Yamanaka vs Darchinyan Results: Vic Darchinyan Denied Again in Bantamweight Title Bid

Vic Darchinyan dropped to 0-3 in bantamweight title fights this morning in Japan, losing a fairly wide decision to WBC titleholder Shinsuke Yamanaka on scores of 117-111, 116-112, and 116-112. It's the second straight loss for the Armenian brawler, and without question the best win to date for the 29-year-old Yamanaka.

Darchinyan (37-5-1, 27 KO) is 36 years old and you have to wonder how much he's got left competing at the top levels. He was sorely outclassed by Anselmo Moreno in his last fight, and he's just 3-4 fighting above 115 pounds in his career, with his best win coming over a tired-looking Yonnhy Perez, who retired without ever fighting again.

Darchinyan has talked about going into MMA, and reports from Australia were that this would be his last boxing fight before venturing into that world. But MMA's lowest weight class is 125 pounds, and there's not big money in it. If it's something he wants to do for pride or just for the hell of it, and he's not expecting much financially, then he might as well, I guess -- why not? He's unlikely to become a star, though, since MMA stars are simply not that small, which isn't much different than in boxing.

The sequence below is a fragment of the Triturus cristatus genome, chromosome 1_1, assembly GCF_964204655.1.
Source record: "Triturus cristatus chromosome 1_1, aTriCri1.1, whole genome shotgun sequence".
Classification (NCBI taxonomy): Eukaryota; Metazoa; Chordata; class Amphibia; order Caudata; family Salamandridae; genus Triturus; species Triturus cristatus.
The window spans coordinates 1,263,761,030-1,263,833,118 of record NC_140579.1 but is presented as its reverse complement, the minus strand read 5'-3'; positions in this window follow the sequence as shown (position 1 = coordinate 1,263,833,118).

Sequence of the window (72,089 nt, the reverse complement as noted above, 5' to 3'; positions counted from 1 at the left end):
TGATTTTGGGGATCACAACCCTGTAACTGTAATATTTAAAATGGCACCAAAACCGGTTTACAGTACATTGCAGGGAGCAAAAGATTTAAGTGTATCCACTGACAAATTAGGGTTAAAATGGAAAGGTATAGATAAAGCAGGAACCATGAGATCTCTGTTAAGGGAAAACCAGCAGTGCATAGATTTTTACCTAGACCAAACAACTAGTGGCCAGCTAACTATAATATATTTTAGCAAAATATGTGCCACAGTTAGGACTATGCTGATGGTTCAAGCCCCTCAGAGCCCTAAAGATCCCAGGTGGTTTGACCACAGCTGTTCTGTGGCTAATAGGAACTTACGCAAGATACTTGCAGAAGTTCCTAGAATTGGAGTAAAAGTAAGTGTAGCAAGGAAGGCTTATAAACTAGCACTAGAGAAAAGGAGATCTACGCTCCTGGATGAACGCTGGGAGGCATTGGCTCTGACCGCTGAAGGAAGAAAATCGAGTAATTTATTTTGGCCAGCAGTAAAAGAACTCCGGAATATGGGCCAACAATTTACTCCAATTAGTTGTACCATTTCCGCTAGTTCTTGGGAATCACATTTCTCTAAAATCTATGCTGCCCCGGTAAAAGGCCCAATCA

But let's move on from Darchinyan and talk about Yamanaka (16-0-2, 11 KO), who now joins the upper echelon of the bantamweight division. With Abner Mares set to move out on April 21, and Nonito Donaire already gone, Anselmo Moreno is for all intents and purposes the world's No. 1 bantamweight. But after Moreno, who's to say that Yamanaka isn't now the No. 2 man? Joseph Agbeko is still out there with a stronger resume, but he's lost three of his last four (all to top fighters, but still). Yamanaka is in a position to become a serious player at 118, even if that means staying at home, because the American TV world is nearly out of the division, basically, at least in the short-term.

Takahiro Aoh (23-2-1, 10 KO) retained his WBC super featherweight title with a 12-round decision win over Thailand's Terdsak Kokietgym, formerly known as Terdsak Jandaeng (you may recall the tough, sturdy Terdsak from losses to Juan Manuel Marquez, Joan Guzman, or Steven Luevano). Aoh, 28, won on scores of 116-112, 116-112, and 118-110, the latter of which was called too wide by Jake Donovan of BoxingScene.com, who said it was a "sensational battle."

Also on the card, former 118- and 126-pound titleholder Hozumi Hasegawa came back to the ring, stopping untested Mexican Felipe Carlos Felix in the seventh round. Hasegawa improves to 30-4 (13 KO), and was fighting at featherweight again. At 31, he wants to stay in the game, and he can still box. It's a question of how good a fighter he can beat at 126.

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